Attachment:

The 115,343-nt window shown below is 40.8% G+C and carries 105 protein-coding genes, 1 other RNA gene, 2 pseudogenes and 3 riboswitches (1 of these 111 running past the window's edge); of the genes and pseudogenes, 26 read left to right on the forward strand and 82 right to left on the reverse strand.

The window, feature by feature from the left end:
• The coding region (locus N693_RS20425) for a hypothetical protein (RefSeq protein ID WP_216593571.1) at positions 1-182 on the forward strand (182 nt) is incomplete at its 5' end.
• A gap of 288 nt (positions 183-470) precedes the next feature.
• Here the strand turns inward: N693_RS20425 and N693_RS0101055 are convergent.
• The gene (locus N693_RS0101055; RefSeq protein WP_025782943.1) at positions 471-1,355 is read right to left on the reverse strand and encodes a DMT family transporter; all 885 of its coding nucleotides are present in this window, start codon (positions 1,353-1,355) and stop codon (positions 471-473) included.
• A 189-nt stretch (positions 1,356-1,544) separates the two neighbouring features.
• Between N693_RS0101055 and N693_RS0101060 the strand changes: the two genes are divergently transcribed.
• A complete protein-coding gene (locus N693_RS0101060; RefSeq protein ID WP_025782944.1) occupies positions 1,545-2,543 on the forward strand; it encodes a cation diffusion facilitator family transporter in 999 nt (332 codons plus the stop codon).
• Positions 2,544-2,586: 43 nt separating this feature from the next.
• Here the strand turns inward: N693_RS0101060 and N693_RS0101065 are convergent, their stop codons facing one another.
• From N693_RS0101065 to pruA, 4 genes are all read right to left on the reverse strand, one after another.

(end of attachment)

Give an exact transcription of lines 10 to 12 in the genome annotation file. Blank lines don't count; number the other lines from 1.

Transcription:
• Positions 2,544-2,586: 43 nt separating this feature from the next.
• Here the strand turns inward: N693_RS0101060 and N693_RS0101065 are convergent, their stop codons facing one another.
• From N693_RS0101065 to pruA, 4 genes are all read right to left on the reverse strand, one after another.